Tuesday, November 06, 2007

Rock Star — A Miniseries (honest!)
(Part 2 of 2)

A play on words
Despite the adverse effect that this driest summer in memory may have had on the depth of Tennessee’s fall seasonal color, the southern inner rim of the Appalachians were still ablaze in all hues of deep red, orange and gold as we traveled southeast on I-24 last Saturday afternoon.

A crappy photo of some beautiful scenery
A crappy picture of some beautiful scenery.
It was as pretty as anytime I can remember making the trip, which we’ve done plenty of times over the course of the past four-and-a-half years. Three-to-five times annually, we’ve pilgrimaged to Chattanooga to see our daughter’s plays; first as a member of the theater department at the University of Tennessee, and now in her new involvement with Chattanooga’s Community Theater group.

I’ve heard it said that those who can’t act...teach, and those who can’t teach...do community theater. Well, I’m here to tell you that just ain’t true. Two of the best-acted plays I’ve seen in awhile were both community theater plays. They also both happened to feature my daughter, Amy.

After graduating from UT Chattanooga last spring...er...summer, Amy received a promotion to a lower-level management position from her previous part-time counter clerk sort of gig with the City of Chattanooga Visitor’s Center. She now makes a decent salary, with health insurance, paid vacations, and the whole nine yards. It’s not a career ladder-type position, but it is the first ‘real job’ she’s had. Naturally she felt pretty good about the opportunity, so instead of leaving Chattanooga following graduation as she had originally planned, she decided to remain in town another year to save money and take the time to fully decide what her next career step would be.

Chicago is one option, and was the leader in the clubhouse (not to mention having the full endorsement of dear ol’ Dad) until this fulltime position came up and pulled sway against it. The fact of the matter is, Amy needed some time to transition from the la-la-land of college idealism into the rubber-meets-the-road reality of the working world.

Going to Chicago would have been great; she already has friends up there; former UTC classmates who preceded her in school and decided to try and form their own acting company. My sister in-law’s brother has been a working actor in the Windy City for years, and recently encouraged Amy to come up and give it a try.

So the bottom line is, she’ll definitely have moral support, if and when she makes it up there. What she wouldn’t have had right now however, was money. She obviously had no way of saving much of anything while she was in school, working only enough to scrape up a few bucks for gas and spending money. The dough Michelle and I sent her during school months was just enough to cover her living expenses. The beer and cigarettes would have to be on her dime.

So as much as I would have liked to see her get her acting career started in earnest, I could certainly understand her situation. She needed a bit of a grubstake to make sure she at least didn’t start off as a starving artist.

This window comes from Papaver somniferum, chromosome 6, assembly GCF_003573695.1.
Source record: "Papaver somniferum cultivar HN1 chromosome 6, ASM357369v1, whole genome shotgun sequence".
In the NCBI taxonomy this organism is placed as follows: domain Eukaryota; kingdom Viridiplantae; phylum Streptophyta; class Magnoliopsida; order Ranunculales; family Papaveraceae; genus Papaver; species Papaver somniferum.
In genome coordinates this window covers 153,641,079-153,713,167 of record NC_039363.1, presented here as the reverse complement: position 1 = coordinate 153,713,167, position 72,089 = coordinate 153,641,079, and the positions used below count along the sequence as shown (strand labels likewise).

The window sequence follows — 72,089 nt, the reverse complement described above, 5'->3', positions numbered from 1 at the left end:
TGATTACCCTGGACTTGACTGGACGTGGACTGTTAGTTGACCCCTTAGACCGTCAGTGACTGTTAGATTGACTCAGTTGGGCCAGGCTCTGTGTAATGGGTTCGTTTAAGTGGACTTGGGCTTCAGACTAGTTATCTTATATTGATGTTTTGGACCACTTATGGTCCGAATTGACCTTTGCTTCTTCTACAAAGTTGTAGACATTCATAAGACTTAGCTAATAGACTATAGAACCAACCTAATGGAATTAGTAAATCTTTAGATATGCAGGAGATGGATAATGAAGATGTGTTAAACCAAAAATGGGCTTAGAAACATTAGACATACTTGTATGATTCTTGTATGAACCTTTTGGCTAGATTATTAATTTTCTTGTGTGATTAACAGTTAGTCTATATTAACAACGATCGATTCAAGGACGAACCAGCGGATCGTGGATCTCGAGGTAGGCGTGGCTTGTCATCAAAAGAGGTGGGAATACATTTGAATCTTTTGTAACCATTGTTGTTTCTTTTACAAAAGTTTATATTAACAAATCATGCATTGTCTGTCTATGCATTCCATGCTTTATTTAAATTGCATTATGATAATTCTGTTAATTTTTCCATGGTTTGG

Besides, who wouldn’t feel a little flattered, being offered their first real job promotion? But let’s face facts. Amy loves ‘Chatty’ and leaving her first home away from home will be a hard thing for her. At least this coming year will give her a chance to say goodbye.

So now that it was decided she was staying, what about acting? She certainly needed something to keep her irons in the theatrical fire, so why not try out for the local company?

It was something I’d never given much thought to her doing, but it really made sense. And as she’s always done, she placed her whole heart into the work. Her first part was a minor, yet very memorable role as the secretary of Hollywood Producer David O. Selznick in Moonlight and Magnolias, a play I thoroughly enjoyed, and not only for Amy’s performance. The cast was filled with accomplished, yet somewhat road-worn semi-professionals who still had a bit of the magic left, but obviously weren’t ready for prime time any more. Amy’s wonderfully quirky performance as Miss Poppengull literally stole the show, despite the fact that she was onstage for only brief moments scattered throughout the play.

She received rave reviews and was instantly invited to audition for future roles. This past weekend, we witnessed her in the first leading role of her post-college career.

The play is called, See Rock City, and no, it’s not about Cleveland. The story is actually placed in Kentucky, and the title subject is a tourist attraction just outside Chattanooga, the former home of the playwright, Arlene Hutton.

Rock City is a sort of roadside curiosity, a tourist trap, if you will (but Michelle has been there and tells me it’s well worth visiting). It’s an area atop the high foothills off Interstate 24, six miles north of Chattanooga, but for which the signs urging you to visit begin more than 100 miles out in all directions. It’s an attraction of interestingly unique geological formations and dramatic vistas that apparently was a popular honeymoon spot for the region back in the 30s and 40s (a la Niagara Falls), which is its particular relevance to the play.